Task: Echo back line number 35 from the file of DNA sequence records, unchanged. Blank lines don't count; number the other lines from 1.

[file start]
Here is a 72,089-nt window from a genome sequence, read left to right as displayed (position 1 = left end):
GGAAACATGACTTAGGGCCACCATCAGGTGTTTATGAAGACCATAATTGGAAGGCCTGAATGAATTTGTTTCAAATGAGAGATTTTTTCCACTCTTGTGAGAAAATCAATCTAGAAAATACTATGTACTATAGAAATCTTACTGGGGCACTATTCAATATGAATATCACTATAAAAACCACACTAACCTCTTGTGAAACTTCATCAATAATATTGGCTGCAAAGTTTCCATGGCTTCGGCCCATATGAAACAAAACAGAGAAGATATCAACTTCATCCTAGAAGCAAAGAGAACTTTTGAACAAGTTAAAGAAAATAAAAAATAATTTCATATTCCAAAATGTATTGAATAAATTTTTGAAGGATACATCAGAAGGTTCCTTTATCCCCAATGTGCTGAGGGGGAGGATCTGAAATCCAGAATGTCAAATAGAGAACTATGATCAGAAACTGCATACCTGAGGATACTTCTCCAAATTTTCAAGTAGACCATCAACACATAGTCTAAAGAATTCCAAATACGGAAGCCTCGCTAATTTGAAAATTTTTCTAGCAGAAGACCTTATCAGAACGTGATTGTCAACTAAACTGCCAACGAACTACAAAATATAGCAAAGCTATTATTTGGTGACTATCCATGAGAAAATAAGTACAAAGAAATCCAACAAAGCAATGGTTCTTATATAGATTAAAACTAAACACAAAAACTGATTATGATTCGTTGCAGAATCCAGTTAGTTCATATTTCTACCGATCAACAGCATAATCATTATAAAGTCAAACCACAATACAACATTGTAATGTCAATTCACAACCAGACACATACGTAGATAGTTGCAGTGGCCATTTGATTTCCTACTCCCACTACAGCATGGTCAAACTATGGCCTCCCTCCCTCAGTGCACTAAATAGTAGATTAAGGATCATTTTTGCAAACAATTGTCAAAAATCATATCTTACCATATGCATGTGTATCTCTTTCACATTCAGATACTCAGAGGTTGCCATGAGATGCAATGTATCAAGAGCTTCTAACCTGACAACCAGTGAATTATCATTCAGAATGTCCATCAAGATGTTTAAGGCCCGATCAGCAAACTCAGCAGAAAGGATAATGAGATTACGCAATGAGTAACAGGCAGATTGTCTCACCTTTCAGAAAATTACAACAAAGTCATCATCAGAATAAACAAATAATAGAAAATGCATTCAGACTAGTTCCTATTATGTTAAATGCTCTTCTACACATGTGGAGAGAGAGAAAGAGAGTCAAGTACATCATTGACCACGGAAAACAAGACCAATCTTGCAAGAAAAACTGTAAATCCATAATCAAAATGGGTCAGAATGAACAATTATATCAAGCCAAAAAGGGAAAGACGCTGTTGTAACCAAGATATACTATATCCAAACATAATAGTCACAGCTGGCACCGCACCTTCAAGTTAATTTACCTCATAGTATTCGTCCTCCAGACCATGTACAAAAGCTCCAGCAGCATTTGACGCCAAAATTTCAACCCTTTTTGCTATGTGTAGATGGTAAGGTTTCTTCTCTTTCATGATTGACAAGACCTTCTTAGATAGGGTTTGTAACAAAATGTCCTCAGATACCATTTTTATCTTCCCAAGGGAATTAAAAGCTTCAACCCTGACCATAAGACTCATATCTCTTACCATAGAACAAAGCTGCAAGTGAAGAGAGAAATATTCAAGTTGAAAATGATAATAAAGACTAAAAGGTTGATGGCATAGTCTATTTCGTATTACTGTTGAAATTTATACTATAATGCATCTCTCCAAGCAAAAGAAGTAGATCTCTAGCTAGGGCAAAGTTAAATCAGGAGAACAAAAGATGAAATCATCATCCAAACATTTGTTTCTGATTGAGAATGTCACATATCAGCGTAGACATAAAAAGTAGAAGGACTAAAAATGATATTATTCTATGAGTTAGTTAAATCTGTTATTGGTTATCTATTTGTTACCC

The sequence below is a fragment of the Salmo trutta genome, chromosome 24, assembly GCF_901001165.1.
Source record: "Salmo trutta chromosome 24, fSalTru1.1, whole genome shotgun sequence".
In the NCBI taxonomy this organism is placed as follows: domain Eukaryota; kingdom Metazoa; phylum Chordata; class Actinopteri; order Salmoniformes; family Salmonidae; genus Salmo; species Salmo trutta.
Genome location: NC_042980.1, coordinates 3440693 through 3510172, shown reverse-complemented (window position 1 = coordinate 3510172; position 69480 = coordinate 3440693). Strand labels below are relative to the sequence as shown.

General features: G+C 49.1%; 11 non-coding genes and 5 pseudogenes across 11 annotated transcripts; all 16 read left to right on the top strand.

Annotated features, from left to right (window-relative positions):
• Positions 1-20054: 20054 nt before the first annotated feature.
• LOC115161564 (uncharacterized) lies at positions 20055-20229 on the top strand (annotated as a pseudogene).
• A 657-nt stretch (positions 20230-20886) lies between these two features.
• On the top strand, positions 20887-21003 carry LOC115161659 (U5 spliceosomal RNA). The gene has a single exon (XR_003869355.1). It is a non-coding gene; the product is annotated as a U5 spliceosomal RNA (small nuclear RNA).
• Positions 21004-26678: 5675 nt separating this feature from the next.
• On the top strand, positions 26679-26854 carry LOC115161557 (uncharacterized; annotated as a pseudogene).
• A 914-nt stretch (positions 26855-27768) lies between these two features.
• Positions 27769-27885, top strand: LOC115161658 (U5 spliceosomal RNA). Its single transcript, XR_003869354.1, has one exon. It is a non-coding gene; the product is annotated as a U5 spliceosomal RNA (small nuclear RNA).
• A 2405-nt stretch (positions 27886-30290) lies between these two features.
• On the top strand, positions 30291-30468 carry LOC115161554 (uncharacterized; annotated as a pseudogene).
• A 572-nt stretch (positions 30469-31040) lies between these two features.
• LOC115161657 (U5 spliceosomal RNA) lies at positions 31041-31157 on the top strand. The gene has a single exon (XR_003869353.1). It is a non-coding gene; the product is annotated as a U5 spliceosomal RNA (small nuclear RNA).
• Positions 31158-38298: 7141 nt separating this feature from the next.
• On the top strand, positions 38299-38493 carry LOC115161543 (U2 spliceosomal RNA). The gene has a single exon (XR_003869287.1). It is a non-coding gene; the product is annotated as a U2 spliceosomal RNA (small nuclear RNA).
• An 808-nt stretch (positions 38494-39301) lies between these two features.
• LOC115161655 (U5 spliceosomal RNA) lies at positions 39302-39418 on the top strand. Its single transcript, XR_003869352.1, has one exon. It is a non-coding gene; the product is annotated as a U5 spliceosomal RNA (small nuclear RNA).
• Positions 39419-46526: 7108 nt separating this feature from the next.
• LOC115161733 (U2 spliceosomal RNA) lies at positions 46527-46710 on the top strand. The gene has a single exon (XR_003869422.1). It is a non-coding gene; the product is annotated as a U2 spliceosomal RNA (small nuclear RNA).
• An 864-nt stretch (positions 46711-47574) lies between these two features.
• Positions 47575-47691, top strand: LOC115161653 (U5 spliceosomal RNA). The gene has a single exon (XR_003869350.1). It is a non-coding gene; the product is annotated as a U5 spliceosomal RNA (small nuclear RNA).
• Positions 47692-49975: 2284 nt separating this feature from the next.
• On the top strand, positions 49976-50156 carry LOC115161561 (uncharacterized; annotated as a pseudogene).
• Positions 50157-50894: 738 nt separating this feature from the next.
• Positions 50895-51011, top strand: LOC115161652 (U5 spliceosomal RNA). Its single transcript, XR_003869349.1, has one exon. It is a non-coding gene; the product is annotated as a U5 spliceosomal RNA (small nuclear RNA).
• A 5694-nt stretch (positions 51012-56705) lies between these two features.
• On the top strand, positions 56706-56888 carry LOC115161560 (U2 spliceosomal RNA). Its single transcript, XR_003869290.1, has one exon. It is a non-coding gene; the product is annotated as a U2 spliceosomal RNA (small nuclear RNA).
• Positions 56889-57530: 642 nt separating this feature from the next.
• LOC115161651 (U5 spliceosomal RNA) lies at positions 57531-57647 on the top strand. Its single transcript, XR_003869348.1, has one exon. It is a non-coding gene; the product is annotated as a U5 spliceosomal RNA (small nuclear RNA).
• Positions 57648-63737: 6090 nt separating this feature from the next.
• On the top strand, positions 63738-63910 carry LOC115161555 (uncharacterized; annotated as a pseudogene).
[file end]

• Positions 56889-57530: 642 nt separating this feature from the next.